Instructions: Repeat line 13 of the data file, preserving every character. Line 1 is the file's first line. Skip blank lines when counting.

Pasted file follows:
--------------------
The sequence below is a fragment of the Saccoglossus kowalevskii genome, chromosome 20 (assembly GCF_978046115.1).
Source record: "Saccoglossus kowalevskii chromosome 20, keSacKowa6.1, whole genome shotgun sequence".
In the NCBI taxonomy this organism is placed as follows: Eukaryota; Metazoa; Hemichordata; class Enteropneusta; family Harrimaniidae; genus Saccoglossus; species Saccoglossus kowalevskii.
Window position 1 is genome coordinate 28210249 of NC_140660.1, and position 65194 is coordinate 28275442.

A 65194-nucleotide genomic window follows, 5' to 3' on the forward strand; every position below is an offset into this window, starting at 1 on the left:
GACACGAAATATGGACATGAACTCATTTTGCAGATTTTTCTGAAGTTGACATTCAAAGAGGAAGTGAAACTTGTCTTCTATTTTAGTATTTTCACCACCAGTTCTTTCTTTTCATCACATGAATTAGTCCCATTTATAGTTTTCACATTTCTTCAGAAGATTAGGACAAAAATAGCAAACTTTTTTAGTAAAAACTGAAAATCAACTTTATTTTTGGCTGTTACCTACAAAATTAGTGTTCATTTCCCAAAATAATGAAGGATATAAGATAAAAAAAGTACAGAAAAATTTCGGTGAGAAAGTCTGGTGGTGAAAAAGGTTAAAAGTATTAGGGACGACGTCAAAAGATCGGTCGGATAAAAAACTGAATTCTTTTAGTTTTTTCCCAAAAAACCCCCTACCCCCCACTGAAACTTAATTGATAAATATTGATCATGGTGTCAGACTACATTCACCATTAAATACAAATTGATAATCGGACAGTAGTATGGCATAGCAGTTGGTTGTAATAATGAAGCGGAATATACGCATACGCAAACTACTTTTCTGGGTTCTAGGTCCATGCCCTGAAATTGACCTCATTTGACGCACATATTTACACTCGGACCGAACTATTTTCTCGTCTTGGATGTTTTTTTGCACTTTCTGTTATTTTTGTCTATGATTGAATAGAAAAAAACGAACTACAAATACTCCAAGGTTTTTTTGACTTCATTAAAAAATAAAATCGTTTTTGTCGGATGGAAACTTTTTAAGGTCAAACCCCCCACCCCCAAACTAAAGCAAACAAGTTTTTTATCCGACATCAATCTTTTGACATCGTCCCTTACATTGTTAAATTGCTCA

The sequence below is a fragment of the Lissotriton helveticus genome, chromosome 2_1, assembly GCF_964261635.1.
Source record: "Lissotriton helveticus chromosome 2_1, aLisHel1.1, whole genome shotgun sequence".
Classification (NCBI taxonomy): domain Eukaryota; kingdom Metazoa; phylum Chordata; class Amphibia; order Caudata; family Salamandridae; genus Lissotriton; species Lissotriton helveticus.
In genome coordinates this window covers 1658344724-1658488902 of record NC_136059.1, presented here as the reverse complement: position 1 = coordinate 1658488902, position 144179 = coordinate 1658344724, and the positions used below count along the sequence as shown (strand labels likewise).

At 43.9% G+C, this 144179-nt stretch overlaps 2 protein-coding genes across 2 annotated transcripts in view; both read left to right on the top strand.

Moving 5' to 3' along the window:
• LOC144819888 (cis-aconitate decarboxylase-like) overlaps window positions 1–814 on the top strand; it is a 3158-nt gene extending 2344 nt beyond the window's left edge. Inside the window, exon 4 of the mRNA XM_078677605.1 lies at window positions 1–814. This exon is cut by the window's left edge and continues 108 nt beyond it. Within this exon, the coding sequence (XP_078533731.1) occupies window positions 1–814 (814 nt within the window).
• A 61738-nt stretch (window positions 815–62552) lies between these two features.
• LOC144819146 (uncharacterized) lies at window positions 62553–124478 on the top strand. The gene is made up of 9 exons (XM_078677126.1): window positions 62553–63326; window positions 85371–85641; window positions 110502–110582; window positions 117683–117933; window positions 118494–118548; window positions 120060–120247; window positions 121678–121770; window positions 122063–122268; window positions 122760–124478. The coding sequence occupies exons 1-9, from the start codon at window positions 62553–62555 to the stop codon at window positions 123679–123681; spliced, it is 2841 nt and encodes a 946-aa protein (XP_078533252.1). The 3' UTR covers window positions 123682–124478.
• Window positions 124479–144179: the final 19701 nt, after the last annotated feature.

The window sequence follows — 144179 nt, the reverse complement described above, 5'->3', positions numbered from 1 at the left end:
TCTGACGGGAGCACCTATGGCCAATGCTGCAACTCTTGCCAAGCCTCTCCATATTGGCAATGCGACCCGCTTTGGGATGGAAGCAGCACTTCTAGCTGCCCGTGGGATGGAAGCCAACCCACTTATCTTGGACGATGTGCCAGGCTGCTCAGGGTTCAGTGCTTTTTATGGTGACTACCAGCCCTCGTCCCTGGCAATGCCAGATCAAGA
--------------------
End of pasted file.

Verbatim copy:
• LOC144819888 (cis-aconitate decarboxylase-like) overlaps window positions 1–814 on the top strand; it is a 3158-nt gene extending 2344 nt beyond the window's left edge. Inside the window, exon 4 of the mRNA XM_078677605.1 lies at window positions 1–814. This exon is cut by the window's left edge and continues 108 nt beyond it. Within this exon, the coding sequence (XP_078533731.1) occupies window positions 1–814 (814 nt within the window).